Professor Richard Wiseman (University of Hertfordshire, UK) and Dr Caroline Watt (University of Edinburgh, UK) tested this idea by filming volunteers as they either lied or told the truth, and then carefully coded their eye movements.  In a second study another group of participants was asked to watch the films and attempt to detect the lies on the basis of the volunteers’ eye movements.

“The results of the first study revealed no relationship between lying and eye movements, and the second showed that telling people about the claims made by NLP practitioners did not improve their lie detection skills,” noted Wiseman.

A final study involved moving out of the laboratory and was conducted in collaboration with Dr Leanne ten Brinke and Professor Stephen Porter from the University of British Columbia, Canada.  The team analysed films of liars and truth tellers from high profile press conferences in which people were appealing for missing relatives or claimed to have been the victim of a crime.

“Our previous research with these films suggests that there are significant differences in the behaviour of liars and truth tellers,” noted Dr Leanne ten Brinke. “However, the alleged tell-tale pattern of eye movements failed to emerge.”

“A large percentage of the public believes that certain eye movements are a sign of lying, and this idea is even taught in organisational training courses.  Our research provides no support for the idea and so suggests that it is time to abandon this approach to detecting deceit” remarked Watt.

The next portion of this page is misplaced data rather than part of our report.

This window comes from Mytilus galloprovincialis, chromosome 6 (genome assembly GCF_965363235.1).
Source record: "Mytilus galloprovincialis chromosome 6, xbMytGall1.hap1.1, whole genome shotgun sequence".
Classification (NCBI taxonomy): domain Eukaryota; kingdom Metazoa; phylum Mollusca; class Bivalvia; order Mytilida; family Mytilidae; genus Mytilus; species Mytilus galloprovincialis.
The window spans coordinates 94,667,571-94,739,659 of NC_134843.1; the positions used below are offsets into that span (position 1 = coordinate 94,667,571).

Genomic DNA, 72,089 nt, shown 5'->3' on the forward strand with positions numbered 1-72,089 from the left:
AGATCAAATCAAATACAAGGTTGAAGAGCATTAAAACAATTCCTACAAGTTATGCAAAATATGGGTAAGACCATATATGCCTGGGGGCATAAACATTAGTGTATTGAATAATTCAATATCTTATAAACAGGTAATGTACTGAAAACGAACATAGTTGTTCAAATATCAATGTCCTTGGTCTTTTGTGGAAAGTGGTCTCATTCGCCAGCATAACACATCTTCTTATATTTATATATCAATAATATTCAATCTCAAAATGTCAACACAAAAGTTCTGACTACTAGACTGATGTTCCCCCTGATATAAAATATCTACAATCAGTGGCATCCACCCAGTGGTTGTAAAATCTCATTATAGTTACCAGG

Journal Reference:

  1. Richard Wiseman, Caroline Watt, Leanne ten Brinke, Stephen Porter, Sara-Louise Couper, Calum Rankin. The Eyes Don’t Have It: Lie Detection and Neuro-Linguistic Programming. PLoS ONE, 2012; 7 (7): e40259 DOI: 10.1371/journal.pone.0040259

Anxiety Linked to Shortened Telomeres, Accelerated Aging

ScienceDaily (July 11, 2012) — Is anxiety related to premature aging? A new study by researchers at Brigham and Women’s Hospital (BWH) shows that a common form of anxiety, known as phobic anxiety, was associated with shorter telomeres in middle-aged and older women. The study suggests that phobic anxiety is a possible risk factor for accelerated aging.